The scope and detail of this fascinating book mean that anyone who reads it will have much to learn. Its polyglot and lexicographical approach releases the study of early modern ingenuity from the corrals of individual national languages, and suggests both new ways of understanding the prehistory of ‘genius’ and of writing cultural history through scrupulous attention to the histories of words.
Before Romantic genius, there was ingenuity. Early modern ingenuity defined every person—not just exceptional individuals—as having their own attributes and talents, stemming from an “inborn nature” that included many qualities, not just intelligence. Through ingenuity and its family of related terms, early moderns sought to understand and appreciate differences between peoples, places, and things in an attempt to classify their ingenuities and assign professions that were best suited to one’s abilities. Logodaedalus, a prehistory of genius, explores the various ways this language of ingenuity was defined, used, and manipulated between 1470 and 1750. By analyzing printed dictionaries and other lexical works across a range of languages—Latin, Italian, Spanish, French, English, German, and Dutch—the authors reveal the ways in which significant words produced meaning in history and found expression in natural philosophy, medicine, natural history, mathematics, mechanics, poetics, and artistic theory.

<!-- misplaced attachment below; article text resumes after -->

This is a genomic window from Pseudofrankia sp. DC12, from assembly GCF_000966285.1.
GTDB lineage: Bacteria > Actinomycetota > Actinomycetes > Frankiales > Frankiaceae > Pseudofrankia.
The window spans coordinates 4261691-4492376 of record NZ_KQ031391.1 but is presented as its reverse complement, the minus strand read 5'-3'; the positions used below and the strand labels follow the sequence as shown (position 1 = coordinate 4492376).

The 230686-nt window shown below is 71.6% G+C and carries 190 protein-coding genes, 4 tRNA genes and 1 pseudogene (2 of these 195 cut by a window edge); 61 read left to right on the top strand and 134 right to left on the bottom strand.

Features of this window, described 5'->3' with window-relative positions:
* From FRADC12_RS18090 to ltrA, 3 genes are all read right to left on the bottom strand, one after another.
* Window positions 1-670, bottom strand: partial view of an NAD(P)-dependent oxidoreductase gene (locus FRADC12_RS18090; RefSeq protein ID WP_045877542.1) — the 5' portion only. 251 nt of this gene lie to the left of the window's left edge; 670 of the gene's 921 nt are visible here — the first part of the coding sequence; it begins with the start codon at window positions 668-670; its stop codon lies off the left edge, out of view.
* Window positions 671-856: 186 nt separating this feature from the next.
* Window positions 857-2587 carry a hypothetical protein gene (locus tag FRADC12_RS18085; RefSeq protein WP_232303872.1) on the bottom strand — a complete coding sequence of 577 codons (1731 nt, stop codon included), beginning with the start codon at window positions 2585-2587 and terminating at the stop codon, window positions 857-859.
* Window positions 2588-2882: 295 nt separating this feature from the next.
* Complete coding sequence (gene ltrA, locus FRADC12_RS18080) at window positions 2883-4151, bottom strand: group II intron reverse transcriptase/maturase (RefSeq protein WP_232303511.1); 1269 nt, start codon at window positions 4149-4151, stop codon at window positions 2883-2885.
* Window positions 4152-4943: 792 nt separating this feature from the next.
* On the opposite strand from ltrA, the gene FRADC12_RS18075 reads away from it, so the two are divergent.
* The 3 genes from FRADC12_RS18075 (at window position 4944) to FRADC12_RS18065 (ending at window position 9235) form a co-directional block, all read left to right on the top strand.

This book is a model of what scholarship can achieve when it investigates the histories of words for what they reveal of the cultural processes of making and meaning that shaped them and were shaped by them. The authors of Logodaedalus—cunning wordsmiths in their own right—have produced a mind-sharpening exercise in comparative historical lexicography that brilliantly exceeds the sum of its parts.
Raphaële Garrod is associate professor in early modern French at the University of Oxford and a fellow of Magdalen College. She is the author of Cosmographical Novelties: Dialectic and Discovery in French Renaissance Prose.